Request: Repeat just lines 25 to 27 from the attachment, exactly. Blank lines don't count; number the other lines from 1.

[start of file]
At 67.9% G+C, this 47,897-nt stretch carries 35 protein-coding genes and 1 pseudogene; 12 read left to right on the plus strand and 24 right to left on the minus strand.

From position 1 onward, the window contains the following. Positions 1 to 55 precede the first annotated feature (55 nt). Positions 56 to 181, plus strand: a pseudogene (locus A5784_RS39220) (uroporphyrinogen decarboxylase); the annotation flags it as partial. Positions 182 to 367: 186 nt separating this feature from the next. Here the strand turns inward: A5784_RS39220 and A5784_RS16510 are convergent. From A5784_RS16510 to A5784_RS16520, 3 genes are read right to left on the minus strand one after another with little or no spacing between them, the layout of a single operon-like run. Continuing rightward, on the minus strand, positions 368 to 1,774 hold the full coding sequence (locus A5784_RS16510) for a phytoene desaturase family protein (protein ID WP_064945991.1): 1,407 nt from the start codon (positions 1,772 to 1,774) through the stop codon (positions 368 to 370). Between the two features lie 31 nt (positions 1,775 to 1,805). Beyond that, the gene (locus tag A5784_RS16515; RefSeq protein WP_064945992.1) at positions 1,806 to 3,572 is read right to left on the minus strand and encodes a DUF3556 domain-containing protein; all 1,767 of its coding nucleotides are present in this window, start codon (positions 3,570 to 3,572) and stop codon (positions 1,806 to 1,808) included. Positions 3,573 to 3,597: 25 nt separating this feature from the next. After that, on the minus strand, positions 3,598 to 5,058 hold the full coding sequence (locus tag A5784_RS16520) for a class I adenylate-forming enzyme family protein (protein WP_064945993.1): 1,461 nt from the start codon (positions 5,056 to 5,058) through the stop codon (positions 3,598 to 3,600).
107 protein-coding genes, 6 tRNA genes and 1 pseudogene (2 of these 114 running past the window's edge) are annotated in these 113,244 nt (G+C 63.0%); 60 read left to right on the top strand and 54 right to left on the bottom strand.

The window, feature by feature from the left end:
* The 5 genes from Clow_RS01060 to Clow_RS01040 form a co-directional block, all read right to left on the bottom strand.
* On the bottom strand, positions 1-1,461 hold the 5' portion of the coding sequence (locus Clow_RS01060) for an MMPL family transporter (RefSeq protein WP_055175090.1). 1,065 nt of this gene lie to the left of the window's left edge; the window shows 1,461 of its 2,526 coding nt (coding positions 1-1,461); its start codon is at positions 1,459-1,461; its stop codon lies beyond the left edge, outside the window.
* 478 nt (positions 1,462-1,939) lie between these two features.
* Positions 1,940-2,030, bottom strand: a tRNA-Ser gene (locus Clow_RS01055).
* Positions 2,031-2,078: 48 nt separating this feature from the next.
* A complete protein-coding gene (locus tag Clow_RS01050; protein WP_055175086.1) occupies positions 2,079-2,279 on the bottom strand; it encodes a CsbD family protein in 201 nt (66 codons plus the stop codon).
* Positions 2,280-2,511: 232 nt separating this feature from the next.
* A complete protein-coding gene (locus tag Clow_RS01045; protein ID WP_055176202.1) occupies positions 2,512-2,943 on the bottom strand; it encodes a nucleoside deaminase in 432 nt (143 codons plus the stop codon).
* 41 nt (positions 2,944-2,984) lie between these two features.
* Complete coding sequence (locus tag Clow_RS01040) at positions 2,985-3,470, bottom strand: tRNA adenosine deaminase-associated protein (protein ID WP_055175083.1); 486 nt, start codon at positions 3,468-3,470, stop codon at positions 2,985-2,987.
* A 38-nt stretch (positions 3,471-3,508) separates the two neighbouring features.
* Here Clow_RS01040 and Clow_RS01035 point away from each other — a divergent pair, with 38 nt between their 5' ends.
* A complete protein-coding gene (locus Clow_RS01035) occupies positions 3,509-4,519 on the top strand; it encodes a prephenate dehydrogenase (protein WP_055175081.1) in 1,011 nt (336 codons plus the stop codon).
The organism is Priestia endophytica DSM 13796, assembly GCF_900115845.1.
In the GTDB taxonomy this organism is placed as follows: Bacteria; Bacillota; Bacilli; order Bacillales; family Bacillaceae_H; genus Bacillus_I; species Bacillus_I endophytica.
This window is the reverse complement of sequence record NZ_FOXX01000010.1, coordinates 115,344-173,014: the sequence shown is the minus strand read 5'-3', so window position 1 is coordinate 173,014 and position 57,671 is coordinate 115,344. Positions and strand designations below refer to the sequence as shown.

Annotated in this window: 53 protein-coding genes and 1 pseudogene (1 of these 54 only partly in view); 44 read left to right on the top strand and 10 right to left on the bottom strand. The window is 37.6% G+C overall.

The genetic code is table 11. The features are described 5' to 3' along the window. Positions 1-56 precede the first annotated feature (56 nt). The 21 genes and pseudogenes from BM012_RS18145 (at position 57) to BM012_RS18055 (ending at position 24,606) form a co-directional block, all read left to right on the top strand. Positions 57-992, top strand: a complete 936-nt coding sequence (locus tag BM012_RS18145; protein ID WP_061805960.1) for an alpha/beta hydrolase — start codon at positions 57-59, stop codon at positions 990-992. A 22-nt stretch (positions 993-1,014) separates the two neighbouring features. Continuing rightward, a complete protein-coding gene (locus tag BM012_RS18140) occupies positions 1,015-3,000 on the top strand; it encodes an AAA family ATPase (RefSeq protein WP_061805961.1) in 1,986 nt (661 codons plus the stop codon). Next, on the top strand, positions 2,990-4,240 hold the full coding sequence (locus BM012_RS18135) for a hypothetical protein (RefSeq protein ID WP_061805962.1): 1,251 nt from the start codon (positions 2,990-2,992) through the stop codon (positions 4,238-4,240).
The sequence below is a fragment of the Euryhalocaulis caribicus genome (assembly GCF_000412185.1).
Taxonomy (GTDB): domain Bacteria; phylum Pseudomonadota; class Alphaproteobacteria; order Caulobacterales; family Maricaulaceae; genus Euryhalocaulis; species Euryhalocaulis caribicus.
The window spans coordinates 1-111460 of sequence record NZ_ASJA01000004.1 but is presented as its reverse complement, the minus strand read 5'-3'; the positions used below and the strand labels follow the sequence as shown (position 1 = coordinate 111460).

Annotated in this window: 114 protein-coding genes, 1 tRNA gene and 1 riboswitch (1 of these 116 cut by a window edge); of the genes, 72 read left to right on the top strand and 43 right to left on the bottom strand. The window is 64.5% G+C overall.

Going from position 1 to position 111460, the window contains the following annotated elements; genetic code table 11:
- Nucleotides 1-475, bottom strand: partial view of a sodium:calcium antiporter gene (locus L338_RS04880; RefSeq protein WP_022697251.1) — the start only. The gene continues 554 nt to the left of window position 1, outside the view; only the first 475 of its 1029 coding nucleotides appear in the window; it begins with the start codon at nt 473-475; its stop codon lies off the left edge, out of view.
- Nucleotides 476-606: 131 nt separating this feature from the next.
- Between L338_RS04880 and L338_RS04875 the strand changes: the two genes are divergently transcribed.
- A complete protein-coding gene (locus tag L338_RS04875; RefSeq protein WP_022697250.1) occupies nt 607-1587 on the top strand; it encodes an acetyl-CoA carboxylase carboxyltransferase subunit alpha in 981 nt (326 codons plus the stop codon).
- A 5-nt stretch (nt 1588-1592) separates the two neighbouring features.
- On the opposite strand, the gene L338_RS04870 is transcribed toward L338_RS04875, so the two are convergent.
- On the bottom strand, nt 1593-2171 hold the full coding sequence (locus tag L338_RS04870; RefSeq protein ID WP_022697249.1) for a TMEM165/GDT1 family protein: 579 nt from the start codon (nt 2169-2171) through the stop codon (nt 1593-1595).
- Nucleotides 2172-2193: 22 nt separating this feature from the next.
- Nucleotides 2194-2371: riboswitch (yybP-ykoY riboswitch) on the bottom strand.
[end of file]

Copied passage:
The window spans coordinates 1-111460 of sequence record NZ_ASJA01000004.1 but is presented as its reverse complement, the minus strand read 5'-3'; the positions used below and the strand labels follow the sequence as shown (position 1 = coordinate 111460).

Annotated in this window: 114 protein-coding genes, 1 tRNA gene and 1 riboswitch (1 of these 116 cut by a window edge); of the genes, 72 read left to right on the top strand and 43 right to left on the bottom strand. The window is 64.5% G+C overall.

Going from position 1 to position 111460, the window contains the following annotated elements; genetic code table 11: